For Better or Worse, Some Things Never Change
Winter Pet Safety
Like it or not, winter comes every year, and we're in the thick of it right now here in the States. This year has already brought record lows across the land - and climate change promises worse in the years to come. Since intensifying low temperatures and storm systems will surely make our winter lives increasingly harsh, it's critical to follow a few simple protocols with your pets during the colder months. Dress up Duke in a sweater and booties, for example, and know how and when to change Misty's eating and bathing routines when the mercury plummets. Click the snowy mutt above for PawNation's helpful tips, or see what the ASPCA has to say on the subject. Keep warm!
Fruit for Dogs
Even for seasoned dog owners, it's sometimes hard to remember all the foods that aren't safe for our furry friends. Frequent reminders should be a habit for all, so this month we bring you Modern Dog magazine's fun guide to a handful of fruits that will help or harm your dog. Will watermelon work your weimaraner into a fit? Are apples A-OK? Find these and more food facts with a click of the image above. Want a more comprehensive list of foods and plants that are poisonous to dogs? Check out this EntirelyPets image gallery (click each picture to learn its threat), or consult Pet Poison Helpline's exhaustive list of substances that can harm your dog or cat, complete with toxicity level and symptoms to watch for.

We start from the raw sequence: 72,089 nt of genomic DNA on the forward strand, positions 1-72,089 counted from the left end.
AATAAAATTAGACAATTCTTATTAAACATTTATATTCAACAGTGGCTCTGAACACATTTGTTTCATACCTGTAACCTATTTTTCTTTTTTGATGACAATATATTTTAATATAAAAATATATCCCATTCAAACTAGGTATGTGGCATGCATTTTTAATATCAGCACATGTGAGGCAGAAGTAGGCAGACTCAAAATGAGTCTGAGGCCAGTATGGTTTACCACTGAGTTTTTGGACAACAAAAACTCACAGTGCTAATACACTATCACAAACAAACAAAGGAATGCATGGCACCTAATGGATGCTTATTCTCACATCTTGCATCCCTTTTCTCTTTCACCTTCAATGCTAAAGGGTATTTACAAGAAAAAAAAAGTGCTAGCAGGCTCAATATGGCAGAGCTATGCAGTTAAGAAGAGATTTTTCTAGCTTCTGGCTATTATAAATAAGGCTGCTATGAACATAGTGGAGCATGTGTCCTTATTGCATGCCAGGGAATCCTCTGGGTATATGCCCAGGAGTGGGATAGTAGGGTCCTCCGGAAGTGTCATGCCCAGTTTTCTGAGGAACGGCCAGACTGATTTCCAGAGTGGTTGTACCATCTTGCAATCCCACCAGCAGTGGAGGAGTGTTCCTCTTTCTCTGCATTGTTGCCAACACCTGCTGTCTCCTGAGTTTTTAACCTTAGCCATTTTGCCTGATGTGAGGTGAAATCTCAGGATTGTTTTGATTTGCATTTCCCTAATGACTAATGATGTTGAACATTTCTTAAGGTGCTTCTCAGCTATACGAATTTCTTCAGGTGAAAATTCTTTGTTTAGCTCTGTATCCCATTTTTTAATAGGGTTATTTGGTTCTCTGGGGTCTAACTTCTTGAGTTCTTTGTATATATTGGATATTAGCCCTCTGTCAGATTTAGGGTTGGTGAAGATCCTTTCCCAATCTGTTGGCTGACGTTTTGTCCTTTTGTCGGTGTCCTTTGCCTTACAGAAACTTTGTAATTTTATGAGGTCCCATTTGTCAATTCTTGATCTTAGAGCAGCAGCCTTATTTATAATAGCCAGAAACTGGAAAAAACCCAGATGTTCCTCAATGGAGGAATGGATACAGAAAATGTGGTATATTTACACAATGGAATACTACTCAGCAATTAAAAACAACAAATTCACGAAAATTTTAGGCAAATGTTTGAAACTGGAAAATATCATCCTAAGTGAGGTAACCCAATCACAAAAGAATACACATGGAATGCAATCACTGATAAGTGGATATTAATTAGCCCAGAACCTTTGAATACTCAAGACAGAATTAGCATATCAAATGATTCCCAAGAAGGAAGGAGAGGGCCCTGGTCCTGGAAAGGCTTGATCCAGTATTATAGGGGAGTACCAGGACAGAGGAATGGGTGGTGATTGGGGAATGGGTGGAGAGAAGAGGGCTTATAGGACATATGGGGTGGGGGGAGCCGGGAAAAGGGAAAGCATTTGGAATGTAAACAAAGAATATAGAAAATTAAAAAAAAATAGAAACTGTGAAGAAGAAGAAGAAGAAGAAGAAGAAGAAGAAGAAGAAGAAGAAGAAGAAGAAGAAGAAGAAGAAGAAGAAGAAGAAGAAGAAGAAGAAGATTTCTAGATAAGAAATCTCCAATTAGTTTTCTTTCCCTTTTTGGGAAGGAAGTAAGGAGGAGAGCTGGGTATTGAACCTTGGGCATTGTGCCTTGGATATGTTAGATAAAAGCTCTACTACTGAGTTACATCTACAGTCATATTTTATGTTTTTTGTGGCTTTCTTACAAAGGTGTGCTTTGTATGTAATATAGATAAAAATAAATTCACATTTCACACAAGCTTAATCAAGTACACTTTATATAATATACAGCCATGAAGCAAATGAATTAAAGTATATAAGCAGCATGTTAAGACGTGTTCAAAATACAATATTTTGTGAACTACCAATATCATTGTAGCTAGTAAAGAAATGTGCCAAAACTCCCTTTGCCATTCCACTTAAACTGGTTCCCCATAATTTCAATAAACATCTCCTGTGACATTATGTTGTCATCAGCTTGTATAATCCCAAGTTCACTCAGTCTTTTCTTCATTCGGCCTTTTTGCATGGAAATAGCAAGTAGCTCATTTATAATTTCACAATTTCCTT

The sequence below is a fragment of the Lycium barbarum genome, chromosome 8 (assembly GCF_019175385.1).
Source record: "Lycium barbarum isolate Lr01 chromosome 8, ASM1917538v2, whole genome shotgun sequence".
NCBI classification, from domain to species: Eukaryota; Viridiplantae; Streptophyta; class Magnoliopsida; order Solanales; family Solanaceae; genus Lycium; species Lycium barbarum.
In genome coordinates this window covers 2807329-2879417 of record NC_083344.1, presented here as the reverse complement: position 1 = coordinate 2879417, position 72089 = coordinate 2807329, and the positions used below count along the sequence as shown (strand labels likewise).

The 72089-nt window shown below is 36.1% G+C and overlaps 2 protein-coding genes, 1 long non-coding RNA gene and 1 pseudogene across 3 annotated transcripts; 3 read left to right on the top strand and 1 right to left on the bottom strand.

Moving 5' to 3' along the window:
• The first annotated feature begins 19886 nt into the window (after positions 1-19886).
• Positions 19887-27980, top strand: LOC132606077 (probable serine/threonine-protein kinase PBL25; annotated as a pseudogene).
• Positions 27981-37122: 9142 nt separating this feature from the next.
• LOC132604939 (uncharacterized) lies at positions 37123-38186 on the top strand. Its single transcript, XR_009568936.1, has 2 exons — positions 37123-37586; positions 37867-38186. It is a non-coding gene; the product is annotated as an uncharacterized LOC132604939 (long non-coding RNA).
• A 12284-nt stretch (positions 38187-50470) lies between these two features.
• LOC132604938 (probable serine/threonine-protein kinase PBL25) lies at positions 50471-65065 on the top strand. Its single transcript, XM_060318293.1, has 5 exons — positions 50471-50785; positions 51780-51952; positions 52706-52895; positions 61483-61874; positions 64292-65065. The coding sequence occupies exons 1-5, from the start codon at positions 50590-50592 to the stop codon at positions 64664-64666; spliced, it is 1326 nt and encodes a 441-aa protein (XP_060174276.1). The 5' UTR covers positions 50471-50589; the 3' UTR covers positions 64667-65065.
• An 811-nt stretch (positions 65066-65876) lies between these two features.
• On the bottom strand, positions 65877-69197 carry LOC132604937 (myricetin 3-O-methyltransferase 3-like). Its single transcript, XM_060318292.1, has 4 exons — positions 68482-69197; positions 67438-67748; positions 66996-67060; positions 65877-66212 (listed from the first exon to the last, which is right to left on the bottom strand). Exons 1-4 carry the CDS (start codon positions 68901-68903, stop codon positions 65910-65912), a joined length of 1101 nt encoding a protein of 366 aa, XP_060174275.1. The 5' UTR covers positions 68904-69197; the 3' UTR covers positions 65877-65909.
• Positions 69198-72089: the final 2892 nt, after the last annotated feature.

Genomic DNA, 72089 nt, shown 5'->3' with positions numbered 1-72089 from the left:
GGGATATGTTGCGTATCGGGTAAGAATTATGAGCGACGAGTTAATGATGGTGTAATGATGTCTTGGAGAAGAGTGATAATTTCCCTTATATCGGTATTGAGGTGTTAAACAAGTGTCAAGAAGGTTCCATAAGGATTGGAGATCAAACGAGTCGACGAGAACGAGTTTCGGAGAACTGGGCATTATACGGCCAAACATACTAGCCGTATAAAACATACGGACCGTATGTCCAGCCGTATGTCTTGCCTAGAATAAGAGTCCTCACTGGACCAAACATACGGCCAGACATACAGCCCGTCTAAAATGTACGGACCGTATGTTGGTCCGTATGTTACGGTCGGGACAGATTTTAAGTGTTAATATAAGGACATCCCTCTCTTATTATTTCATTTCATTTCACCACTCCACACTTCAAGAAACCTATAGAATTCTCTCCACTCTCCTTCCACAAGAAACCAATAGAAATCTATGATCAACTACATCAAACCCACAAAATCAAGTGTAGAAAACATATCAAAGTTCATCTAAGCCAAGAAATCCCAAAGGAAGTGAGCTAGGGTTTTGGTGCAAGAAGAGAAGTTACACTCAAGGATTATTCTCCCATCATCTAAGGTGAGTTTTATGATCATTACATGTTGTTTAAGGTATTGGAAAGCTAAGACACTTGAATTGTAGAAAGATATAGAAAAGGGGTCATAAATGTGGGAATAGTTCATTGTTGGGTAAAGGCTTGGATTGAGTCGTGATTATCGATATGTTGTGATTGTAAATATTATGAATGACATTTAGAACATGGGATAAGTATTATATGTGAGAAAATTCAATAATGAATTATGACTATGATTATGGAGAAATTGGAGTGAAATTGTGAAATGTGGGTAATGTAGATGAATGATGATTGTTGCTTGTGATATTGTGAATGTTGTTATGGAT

If you read the Fruit for Dogs articles, you have a better sense of what things are poisonous for your canine friends. But every dog owner knows poisonous foods and plants aren't the only threats to our mutts out there in the world. Like people, dogs have emergencies too. Do you know what to do if Shasta gets stung by a bee, or sprayed by a skunk? What if Lucky's choking - is there a canine version of the Heimlich maneuver? Knowing what to do in each type of doggie emergency is important, so if you're a dog owner, educate yourself. Get started by clicking the worried pup above for the Modern Dog magazine article. Then have a good reference text or website handy (like PetMD's symptom checker).
Luckily, Some Things Do Change
Citizenship for Our Pets?
What about other animals? What would it look like?
With all we do for our pets, does it seem strange they're still considered property? We treat them as members of our families, taking care of them and mourning their loss when they pass. Why, then, are they not afforded membership in our society in the same (or similar) ways people are? The question isn't going unasked. Canadian professor, philosopher and author Will Kymlicka and co-author of Zoopolis Sue Donaldson think animals should be granted citizenship - of a sort. Click the puzzled pup at left to read the Vox.com interview.
Not Citizens Yet